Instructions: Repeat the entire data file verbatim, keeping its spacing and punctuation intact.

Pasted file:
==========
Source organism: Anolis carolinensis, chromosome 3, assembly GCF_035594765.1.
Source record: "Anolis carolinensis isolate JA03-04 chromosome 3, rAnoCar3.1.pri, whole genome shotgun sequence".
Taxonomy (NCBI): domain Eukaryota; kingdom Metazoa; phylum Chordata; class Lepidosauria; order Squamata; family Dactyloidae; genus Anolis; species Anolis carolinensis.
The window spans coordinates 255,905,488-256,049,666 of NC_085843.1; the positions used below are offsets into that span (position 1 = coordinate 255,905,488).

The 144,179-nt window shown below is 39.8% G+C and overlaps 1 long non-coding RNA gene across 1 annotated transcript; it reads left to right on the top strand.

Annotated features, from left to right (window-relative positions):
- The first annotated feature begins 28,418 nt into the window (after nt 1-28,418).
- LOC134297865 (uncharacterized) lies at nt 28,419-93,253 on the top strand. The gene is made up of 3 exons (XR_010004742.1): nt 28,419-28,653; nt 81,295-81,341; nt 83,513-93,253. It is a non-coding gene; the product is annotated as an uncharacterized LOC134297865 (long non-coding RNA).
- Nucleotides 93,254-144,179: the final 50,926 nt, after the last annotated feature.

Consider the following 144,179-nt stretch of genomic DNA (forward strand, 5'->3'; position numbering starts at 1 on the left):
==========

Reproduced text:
Source organism: Anolis carolinensis, chromosome 3, assembly GCF_035594765.1.
Source record: "Anolis carolinensis isolate JA03-04 chromosome 3, rAnoCar3.1.pri, whole genome shotgun sequence".
Taxonomy (NCBI): domain Eukaryota; kingdom Metazoa; phylum Chordata; class Lepidosauria; order Squamata; family Dactyloidae; genus Anolis; species Anolis carolinensis.
The window spans coordinates 255,905,488-256,049,666 of NC_085843.1; the positions used below are offsets into that span (position 1 = coordinate 255,905,488).

The 144,179-nt window shown below is 39.8% G+C and overlaps 1 long non-coding RNA gene across 1 annotated transcript; it reads left to right on the top strand.

Annotated features, from left to right (window-relative positions):
- The first annotated feature begins 28,418 nt into the window (after nt 1-28,418).
- LOC134297865 (uncharacterized) lies at nt 28,419-93,253 on the top strand. The gene is made up of 3 exons (XR_010004742.1): nt 28,419-28,653; nt 81,295-81,341; nt 83,513-93,253. It is a non-coding gene; the product is annotated as an uncharacterized LOC134297865 (long non-coding RNA).
- Nucleotides 93,254-144,179: the final 50,926 nt, after the last annotated feature.

Consider the following 144,179-nt stretch of genomic DNA (forward strand, 5'->3'; position numbering starts at 1 on the left):